Breathe Carolina – Hell Is What You Make It


Album

Hell Is What You Make It

Label

Fearless Records

Year

2011

For Fans Of

I See Stars - Watchout! There’s Ghosts - Breathe Electric

Summary

Breathe Carolina takes one step forward and two steps back, but they’ll have you dancing all the while.

Rating

58 / 100

Breathe Carolina are back for round three, but if you live by the saying third times the charm, then prepare to be disappointed. The main element separating It’s Classy, Not Classic and Hello Fascination was the move from a 2-piece garageband project solely made up of vocalists Kyle Even and David Schmitt to a vocal team that utilized a full band set up. Now in 2011, Breathe Carolina has released Hell Is What You Make It.

In many respects this album falls somewhere between the two earlier albums. The full band is only used in a handful of tracks, and Even’s screams are heard even less.

It is fair to say that the attraction of the Breathe Carolina package is the way the duo seamlessly plays off each other. The way that, in the past, they have bounced between Schmitt’s synth-laden auto-tuned vocals and breakdowns mixed with Even’s screams. However, at some point these two genres were going to clash.

The album opens with “Rebirth: An Introduction," which is a minute of echoed conversation, synth lines and Schmitt’s vocals. It is evident, even from this simple snippet that Schmitt’s vocals have improved, while still retaining that almost nasally quality that somehow makes him appealing to listen to. The next track “Wooly” is not only the best track on the album, but easily the best track Breathe Carolina have ever released. It is the quintessential Breathe Carolina song, bringing together the perfect mix of the band’s opposing sounds. The track seamlessly moves through a rollercoaster of synthy, club worthy sections led by Schmitt and heavy breakdowns featuring Even’s screams. However, the atmosphere created by this track will not last long. “Blackout” may not be the most memorable track on the album but it showcases the direction of the rest of the album to a tee. The track weaves in and out of a variety of synth sounds making this track perfect for a club. Schmitt proves that his vocals can definitely handle the whole track, but it makes Breathe Carolina almost seem like a solo project. “Edge Of Heaven” is a slower track, which favours clean vocals and synth lines. However Even’s and the backing band find a way to feature in the track every now and again with screams and heavier instrument lines. “Last Night (Vegas)” utilises the third type of song featured on this album. Again it is a slower more poppy song, best suited for the Top 40 radio countdown. It will be a favourite among diehard fans, however it is increasingly obvious that Hell Is What You Make It is Breathe Carolina’s stab at the mainstream radio world.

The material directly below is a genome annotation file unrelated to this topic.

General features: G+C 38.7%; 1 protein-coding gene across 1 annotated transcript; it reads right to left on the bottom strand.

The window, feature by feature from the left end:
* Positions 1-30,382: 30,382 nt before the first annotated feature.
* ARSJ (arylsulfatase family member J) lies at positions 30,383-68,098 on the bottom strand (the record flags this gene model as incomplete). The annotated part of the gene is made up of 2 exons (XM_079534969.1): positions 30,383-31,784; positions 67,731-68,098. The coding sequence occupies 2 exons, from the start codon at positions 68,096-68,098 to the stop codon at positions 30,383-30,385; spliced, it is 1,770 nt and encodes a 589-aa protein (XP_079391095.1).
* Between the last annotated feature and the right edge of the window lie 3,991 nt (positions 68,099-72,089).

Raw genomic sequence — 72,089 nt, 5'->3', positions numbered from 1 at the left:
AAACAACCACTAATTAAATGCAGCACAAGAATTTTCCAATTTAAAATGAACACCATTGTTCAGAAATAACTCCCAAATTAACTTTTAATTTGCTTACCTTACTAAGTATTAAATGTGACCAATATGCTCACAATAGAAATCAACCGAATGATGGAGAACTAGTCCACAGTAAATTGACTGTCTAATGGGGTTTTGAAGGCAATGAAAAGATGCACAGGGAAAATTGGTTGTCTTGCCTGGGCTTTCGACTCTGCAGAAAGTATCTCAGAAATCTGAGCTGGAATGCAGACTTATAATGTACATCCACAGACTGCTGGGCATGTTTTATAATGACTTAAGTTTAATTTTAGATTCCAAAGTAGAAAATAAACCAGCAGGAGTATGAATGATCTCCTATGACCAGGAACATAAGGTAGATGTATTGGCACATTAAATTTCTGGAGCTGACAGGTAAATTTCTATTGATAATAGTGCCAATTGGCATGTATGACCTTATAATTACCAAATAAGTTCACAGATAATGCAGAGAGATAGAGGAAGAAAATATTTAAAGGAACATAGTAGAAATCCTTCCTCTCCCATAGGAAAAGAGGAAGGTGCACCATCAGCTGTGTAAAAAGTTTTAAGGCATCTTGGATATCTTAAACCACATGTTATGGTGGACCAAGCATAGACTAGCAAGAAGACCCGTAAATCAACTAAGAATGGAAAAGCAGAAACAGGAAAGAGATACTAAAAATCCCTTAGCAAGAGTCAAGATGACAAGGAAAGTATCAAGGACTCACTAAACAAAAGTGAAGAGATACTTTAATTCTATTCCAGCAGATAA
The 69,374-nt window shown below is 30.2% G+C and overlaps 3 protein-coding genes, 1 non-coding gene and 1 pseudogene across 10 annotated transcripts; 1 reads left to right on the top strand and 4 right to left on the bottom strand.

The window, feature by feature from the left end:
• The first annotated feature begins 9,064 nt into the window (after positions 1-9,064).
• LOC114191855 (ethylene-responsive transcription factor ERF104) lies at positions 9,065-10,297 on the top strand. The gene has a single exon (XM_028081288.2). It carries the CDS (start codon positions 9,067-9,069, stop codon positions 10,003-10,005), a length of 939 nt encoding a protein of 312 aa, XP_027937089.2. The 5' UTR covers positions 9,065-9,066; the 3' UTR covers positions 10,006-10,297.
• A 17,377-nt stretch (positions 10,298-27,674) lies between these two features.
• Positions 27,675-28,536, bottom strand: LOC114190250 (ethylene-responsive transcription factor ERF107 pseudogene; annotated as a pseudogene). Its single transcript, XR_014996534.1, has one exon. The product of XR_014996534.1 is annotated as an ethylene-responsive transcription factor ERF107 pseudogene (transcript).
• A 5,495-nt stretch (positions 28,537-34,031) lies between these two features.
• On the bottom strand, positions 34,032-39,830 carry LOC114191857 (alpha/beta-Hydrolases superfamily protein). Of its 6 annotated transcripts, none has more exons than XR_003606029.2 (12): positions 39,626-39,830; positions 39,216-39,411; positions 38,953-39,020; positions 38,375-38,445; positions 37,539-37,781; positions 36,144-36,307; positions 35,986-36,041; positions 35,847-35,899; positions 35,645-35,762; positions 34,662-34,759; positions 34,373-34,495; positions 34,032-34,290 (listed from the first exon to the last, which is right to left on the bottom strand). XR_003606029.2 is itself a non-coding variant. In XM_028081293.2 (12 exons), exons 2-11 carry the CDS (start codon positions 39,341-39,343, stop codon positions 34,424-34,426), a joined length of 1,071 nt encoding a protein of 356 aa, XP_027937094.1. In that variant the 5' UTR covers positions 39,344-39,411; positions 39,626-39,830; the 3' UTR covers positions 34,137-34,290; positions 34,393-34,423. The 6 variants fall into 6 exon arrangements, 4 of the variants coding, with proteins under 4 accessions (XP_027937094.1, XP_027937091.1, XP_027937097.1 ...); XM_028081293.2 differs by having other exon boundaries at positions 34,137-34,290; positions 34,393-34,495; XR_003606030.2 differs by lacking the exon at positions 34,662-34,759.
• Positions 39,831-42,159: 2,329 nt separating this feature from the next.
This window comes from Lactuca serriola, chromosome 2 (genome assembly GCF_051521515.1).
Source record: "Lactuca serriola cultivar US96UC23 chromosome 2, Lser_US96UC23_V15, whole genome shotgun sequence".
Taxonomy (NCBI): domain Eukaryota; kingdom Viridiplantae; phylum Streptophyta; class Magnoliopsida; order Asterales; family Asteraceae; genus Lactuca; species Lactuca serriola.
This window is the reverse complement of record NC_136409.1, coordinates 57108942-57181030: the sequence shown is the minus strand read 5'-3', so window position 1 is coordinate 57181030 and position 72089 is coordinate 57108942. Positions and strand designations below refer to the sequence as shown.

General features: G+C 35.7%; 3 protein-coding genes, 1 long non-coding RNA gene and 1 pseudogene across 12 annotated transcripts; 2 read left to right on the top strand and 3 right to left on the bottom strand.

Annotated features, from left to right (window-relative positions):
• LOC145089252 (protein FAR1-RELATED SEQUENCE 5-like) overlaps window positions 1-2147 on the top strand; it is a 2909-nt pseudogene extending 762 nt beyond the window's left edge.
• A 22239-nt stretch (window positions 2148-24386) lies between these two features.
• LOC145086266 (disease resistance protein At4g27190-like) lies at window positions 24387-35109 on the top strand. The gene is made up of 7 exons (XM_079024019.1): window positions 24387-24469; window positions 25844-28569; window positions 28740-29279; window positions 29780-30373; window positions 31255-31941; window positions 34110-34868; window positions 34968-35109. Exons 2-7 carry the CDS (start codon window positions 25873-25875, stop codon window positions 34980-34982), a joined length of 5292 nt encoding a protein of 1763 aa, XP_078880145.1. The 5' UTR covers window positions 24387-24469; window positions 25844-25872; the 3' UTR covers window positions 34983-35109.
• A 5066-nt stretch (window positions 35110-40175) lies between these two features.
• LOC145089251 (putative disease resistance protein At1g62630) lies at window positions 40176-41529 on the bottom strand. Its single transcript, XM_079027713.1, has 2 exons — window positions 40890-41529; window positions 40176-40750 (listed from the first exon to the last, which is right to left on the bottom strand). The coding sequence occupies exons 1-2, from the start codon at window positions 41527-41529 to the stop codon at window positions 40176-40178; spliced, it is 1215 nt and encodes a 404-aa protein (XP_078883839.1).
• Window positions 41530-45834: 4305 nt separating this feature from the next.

For the remainder of the album the backing band take a back seat, and instead of screams Even adds another clean layer of vocals behind Schmitt. Their harmonising works really well on “Gone So Long”. While this track isn’t as poppy and upbeat as the others, it does showcase that Breathe Carolina can mix up their sound a little bit, albeit still using synth beats throughout. The rest of the album is a mixture of club worthy, dance party hits and stabs at the Top 40. There is hardly any focus on screams this time around and while the clean vocals sound great, it almost feels like Breathe Carolina have lost some of their appeal by cutting out a lot of the heavier sections. The album closer, “Lauren’s Song” brings the hold band back. It is a beautiful tribute to a friend of theirs that passed away. Opening with acoustic instruments, synth lines are slowly added on until finally by the chorus Breathe Carolina remember they have a full band they can use. It is unlike anything else on the album, but is a strong way to close something that can easily be called mediocre.

Conclusion

Hell Is What You Make it is a mixed bag of tracks. No matter the atmosphere certain tracks (such as “Wooly”) create, the rest of the album proves that this is in many ways a departure from the sound that has gained Breathe Carolina it’s loyal fan base. It was only a matter of time before the band’s two distinct musical styles came to a head, pulling the band’s sound more in one direction than the other, losing the balance they had seemed to find with their previous releases. However, it cannot be said that this album isn’t catchy- because it definitely is. If nothing else, Breathe Carolina have proved that they will continue to make music that can get anyone dancing. The band is forcing itself to choose between the mosh pit and the dance floor- and only time will tell which style wins the battle.

Tracklisting

1. Rebirth: An Introduction
2. Wooly
3. Blackout
4. Edge Of Heaven
5. Last Night (Vegas)
6. Sweat It Out
7. Gone So Long
8. They Say You Won’t Come Back
9. Get Off Easy
10. Waiting
11. Take It Back
12. Chemicals
13. Lauren’s Song

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